A look at the life of veterans returning to the classroom

By Jesse Carr

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Codey Marshall paced the SMU hallway nervously. He wasn’t on a combat patrol through the streets of Baghdad anymore; he was transitioning into his first day at a four-year university. Used to doing everything with his fellow Marines, Marshall found himself alone in a sea of students. Although SMU’s campus lacked the chaos and danger that he was conditioned for, Marshall was still nervous and excited.

“When you leave active duty your world changes completely, the support network goes away,” said Marshall, an undergraduate student studying markets and culture at SMU and the incoming Vice-President for SMU MilVets. Marshall served in the Marine Corps from 2002-2006 as an infantry assaultman, deploying twice to Iraq.

Combat is starkly different then the classroom, but for some veterans like Marshall, adjusting to the classroom environment can be more intimidating than being deployed in combat.

This semester SMU has 124 student veterans utilizing tuition benefits and taking advantage of SMU’s Yellow Ribbon Program. However, research suggests that before graduating more than half of those veterans will drop out.

In 2012, The Huffington Post claimed that a staggering 88 percent of veterans drop out of college. Since 2010 there have been two studies conducted on veterans and college. However, both studies were conducted less than 10 years since the start of the wars in Iraq and Afghanistan. After the completion of these studies, many experts began comparing post 9/11 veterans to post WWII, Korea, and Vietnam veterans. Experts claimed that veterans of the wars in Iraq and Afghanistan faced a much higher dropout rate.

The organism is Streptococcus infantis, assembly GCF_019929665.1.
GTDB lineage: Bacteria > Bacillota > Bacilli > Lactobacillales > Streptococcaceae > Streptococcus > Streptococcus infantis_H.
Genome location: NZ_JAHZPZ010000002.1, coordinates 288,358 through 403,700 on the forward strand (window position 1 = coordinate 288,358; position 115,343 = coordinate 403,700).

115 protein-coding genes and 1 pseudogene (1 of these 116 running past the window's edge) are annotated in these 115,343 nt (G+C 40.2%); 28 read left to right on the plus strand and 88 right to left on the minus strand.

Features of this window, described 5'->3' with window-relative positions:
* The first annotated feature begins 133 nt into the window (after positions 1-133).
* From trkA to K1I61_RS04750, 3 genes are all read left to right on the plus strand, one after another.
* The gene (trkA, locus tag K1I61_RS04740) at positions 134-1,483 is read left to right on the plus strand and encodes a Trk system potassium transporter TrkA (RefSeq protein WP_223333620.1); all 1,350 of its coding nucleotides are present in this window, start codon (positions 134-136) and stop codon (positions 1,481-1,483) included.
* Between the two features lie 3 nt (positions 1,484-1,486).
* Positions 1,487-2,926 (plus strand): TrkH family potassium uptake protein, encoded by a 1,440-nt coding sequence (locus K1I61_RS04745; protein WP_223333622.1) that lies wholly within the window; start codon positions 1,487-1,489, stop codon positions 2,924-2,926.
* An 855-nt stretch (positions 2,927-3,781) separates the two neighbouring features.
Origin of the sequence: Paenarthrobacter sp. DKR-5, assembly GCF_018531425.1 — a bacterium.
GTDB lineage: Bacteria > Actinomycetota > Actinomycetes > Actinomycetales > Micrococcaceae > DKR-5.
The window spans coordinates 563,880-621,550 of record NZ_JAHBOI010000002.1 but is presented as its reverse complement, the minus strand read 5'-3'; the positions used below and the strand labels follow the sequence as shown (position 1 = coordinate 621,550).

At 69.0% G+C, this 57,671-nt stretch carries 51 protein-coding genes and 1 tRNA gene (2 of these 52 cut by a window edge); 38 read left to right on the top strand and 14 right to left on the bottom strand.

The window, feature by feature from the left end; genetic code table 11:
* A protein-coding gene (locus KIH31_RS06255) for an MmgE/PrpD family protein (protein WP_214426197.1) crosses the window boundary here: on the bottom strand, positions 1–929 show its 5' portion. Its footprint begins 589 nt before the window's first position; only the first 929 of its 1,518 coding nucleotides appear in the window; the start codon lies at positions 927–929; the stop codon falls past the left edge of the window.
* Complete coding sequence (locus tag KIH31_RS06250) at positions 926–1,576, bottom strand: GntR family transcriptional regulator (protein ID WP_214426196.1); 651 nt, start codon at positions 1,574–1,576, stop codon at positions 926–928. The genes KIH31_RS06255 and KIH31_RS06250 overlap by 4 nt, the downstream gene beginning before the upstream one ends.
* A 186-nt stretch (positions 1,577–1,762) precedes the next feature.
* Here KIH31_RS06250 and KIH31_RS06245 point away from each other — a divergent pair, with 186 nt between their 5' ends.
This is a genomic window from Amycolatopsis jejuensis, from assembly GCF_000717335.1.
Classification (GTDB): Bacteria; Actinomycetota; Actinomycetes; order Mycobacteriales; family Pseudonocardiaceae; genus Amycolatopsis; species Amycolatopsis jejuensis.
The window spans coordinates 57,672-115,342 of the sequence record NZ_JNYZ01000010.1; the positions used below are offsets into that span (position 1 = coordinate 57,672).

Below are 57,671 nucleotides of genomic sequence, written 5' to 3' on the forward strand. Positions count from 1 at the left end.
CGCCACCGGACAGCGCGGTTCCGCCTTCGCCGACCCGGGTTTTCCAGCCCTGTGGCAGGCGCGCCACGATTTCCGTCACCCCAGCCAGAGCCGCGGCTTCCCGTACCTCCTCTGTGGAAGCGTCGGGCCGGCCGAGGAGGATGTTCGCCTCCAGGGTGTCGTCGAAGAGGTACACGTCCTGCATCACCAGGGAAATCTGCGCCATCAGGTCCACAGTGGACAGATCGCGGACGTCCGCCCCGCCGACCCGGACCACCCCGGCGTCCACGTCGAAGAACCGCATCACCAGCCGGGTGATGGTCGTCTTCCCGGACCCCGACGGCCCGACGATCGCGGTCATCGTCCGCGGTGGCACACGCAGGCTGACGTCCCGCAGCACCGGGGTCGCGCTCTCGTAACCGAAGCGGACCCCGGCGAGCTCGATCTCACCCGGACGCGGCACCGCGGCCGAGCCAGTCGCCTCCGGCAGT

Matt Macleod, a Marine Corps veteran with two deployments to Afghanistan, believes that the numbers are skewed.

“I don’t think the studies are accurate because I think there are a high number of veterans who start college without really any intention of graduating,” said Macleod.

Some veterans have to drop out because of family responsibilities, while others are forced to drop out due to financial difficulties because of reduction in tuition benefits.

“I love the people at the VA,” said Robert Nelson, incoming president for SMU MilVets, “But the system is so complicated and confusing that it’s nearly impossible to get in touch with the person that can help you.”

Nelson served in the Air Force and is an undergraduate student studying economics.

Since the fall of 2012, SMU has had 722 veterans enrolled with 157 of those enrolled graduating. While that number isn’t an accurate reflection of the graduation rate, school officials were unable to provide an exact graduation rate, but claim that it is very high.

“I’m here because I want to be. SMU is the highest ranked school in Dallas. This is our life, we aren’t here just because. We’re here because we need it, because we want it, and because we love it,” said Marshall.

Chris Cate, vice-president of research for Student Veterans of America, published two papers in response to the surveys of veterans and the claim that the dropout rate is 88 percent.